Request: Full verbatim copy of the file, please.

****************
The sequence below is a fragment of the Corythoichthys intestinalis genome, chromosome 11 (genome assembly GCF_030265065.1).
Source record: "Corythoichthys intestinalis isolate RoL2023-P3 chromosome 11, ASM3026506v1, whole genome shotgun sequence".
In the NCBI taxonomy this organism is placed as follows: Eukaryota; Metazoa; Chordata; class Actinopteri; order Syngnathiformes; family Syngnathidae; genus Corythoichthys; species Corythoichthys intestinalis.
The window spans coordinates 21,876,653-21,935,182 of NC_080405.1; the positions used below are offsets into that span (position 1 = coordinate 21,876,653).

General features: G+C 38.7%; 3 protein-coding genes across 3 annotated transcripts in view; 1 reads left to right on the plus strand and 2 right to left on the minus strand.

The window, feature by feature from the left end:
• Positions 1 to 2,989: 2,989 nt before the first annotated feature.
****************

The sequence below is a fragment of the Corythoichthys intestinalis genome, chromosome 11 (genome assembly GCF_030265065.1).
Source record: "Corythoichthys intestinalis isolate RoL2023-P3 chromosome 11, ASM3026506v1, whole genome shotgun sequence".
In the NCBI taxonomy this organism is placed as follows: Eukaryota; Metazoa; Chordata; class Actinopteri; order Syngnathiformes; family Syngnathidae; genus Corythoichthys; species Corythoichthys intestinalis.
The window spans coordinates 21,876,653-21,935,182 of NC_080405.1; the positions used below are offsets into that span (position 1 = coordinate 21,876,653).

General features: G+C 38.7%; 3 protein-coding genes across 3 annotated transcripts in view; 1 reads left to right on the plus strand and 2 right to left on the minus strand.

The window, feature by feature from the left end:
• Positions 1 to 2,989: 2,989 nt before the first annotated feature.